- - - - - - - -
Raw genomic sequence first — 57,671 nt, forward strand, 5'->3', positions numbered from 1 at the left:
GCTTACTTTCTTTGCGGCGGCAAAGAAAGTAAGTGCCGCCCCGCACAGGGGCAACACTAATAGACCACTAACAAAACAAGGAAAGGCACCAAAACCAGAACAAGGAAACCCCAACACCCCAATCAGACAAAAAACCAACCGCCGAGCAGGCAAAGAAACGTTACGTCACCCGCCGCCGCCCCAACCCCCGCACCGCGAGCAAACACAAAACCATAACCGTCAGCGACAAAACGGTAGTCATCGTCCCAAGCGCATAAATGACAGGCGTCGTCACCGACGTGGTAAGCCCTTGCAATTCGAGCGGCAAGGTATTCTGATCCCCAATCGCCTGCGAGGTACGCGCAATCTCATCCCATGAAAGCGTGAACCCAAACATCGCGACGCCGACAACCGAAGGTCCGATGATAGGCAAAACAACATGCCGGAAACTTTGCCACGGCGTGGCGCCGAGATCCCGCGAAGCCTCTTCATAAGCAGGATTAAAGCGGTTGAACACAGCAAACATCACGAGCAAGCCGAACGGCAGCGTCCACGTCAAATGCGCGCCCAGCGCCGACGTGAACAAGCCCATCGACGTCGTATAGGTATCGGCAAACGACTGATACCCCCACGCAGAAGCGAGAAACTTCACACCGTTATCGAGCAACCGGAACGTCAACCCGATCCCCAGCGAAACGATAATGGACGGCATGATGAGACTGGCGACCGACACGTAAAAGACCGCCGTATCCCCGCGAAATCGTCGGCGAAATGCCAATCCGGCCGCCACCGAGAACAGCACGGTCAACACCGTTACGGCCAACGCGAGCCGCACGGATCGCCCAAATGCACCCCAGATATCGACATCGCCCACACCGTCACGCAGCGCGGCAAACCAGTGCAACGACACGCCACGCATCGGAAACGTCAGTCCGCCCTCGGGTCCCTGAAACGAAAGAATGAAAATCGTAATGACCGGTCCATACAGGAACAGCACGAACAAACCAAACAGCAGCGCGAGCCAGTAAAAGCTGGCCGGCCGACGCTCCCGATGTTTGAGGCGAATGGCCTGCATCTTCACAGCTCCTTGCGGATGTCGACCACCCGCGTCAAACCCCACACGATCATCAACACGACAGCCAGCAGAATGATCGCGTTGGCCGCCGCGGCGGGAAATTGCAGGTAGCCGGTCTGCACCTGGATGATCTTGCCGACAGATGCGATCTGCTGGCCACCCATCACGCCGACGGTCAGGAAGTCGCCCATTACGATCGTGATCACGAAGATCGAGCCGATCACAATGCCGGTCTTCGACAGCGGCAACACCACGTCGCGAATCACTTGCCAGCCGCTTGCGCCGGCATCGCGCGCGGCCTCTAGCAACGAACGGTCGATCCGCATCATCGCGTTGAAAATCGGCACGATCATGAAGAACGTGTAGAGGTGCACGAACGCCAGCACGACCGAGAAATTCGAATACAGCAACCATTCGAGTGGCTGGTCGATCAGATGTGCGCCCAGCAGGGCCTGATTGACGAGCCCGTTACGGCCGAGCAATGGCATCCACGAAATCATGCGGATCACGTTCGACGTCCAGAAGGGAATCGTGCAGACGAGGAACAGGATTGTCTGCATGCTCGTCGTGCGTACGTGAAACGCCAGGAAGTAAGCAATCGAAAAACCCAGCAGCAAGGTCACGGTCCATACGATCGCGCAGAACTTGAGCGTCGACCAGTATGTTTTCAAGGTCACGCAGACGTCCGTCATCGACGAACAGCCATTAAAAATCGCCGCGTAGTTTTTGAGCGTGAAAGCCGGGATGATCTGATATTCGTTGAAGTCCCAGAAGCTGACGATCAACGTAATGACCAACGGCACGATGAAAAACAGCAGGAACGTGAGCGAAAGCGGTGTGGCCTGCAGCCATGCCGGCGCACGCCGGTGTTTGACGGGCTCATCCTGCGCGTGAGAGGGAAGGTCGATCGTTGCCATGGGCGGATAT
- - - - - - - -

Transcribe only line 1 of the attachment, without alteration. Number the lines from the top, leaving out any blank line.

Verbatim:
Raw genomic sequence first — 57,671 nt, forward strand, 5'->3', positions numbered from 1 at the left: